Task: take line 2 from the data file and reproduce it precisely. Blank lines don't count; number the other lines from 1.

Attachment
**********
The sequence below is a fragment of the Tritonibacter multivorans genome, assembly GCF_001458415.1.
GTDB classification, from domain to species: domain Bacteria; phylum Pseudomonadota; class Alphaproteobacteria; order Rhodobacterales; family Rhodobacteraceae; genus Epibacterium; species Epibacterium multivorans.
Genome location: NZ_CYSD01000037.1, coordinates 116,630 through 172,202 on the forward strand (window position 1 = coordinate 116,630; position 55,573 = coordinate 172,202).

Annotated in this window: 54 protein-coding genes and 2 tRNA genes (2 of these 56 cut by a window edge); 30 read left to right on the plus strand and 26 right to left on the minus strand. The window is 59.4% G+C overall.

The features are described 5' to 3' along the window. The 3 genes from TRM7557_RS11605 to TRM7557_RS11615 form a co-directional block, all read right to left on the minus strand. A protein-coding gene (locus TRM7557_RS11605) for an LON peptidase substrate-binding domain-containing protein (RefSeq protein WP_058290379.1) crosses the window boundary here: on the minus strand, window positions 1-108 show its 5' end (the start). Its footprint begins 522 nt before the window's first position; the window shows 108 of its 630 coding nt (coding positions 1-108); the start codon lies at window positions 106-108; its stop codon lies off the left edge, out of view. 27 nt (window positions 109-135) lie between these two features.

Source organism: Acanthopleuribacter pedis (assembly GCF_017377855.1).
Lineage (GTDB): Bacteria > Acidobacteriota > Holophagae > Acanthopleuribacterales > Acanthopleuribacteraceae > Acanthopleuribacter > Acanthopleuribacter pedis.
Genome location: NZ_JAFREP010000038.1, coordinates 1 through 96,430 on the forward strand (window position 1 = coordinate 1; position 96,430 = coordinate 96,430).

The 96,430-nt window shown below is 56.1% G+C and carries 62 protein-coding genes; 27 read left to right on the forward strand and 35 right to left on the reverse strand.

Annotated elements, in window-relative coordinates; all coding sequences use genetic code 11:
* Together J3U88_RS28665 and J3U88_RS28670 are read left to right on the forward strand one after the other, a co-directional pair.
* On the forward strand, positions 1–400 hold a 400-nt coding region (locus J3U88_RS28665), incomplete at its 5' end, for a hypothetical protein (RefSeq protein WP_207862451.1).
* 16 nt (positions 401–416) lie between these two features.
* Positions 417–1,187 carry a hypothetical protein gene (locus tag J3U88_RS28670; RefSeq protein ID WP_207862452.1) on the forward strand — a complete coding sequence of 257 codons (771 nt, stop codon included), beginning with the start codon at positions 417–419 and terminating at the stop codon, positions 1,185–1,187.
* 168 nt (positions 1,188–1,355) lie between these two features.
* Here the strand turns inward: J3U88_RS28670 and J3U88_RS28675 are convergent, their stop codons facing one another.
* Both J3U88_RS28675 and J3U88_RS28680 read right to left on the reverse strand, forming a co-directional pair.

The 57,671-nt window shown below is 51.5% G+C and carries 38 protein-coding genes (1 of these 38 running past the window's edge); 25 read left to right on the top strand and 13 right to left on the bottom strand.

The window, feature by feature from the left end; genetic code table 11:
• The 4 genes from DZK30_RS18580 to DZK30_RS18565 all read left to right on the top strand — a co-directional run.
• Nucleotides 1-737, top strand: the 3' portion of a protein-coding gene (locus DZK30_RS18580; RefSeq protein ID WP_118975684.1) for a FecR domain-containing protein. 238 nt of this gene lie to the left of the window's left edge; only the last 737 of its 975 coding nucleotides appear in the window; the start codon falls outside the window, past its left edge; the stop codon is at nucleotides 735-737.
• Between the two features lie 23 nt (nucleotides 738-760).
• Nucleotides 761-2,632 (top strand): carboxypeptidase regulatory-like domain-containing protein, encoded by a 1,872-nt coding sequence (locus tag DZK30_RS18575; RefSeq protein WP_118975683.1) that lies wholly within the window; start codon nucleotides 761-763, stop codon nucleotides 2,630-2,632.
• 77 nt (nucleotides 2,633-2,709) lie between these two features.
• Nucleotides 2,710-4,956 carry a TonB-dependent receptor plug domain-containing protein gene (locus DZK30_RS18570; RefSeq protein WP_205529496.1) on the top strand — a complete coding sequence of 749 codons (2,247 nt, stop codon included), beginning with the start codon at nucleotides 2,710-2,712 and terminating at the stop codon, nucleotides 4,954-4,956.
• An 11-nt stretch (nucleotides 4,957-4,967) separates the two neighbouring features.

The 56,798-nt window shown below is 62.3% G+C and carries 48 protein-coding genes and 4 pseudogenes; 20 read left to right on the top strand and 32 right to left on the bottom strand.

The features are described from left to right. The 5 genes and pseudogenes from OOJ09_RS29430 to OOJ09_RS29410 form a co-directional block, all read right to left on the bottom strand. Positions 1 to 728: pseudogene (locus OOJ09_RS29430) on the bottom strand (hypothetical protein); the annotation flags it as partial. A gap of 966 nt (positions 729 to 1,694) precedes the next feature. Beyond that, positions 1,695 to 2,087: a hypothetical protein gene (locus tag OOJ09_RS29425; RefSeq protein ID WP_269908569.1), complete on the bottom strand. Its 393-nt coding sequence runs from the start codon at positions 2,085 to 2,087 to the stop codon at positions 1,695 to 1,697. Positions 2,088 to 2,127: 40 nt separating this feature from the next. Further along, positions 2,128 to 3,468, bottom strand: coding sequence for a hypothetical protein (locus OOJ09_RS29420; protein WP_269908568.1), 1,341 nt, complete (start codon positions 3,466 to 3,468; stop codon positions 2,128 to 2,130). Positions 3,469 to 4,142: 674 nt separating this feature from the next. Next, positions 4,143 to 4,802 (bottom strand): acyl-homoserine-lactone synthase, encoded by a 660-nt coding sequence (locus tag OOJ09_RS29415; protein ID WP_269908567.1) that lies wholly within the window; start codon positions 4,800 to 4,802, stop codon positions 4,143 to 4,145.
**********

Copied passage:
GTDB classification, from domain to species: domain Bacteria; phylum Pseudomonadota; class Alphaproteobacteria; order Rhodobacterales; family Rhodobacteraceae; genus Epibacterium; species Epibacterium multivorans.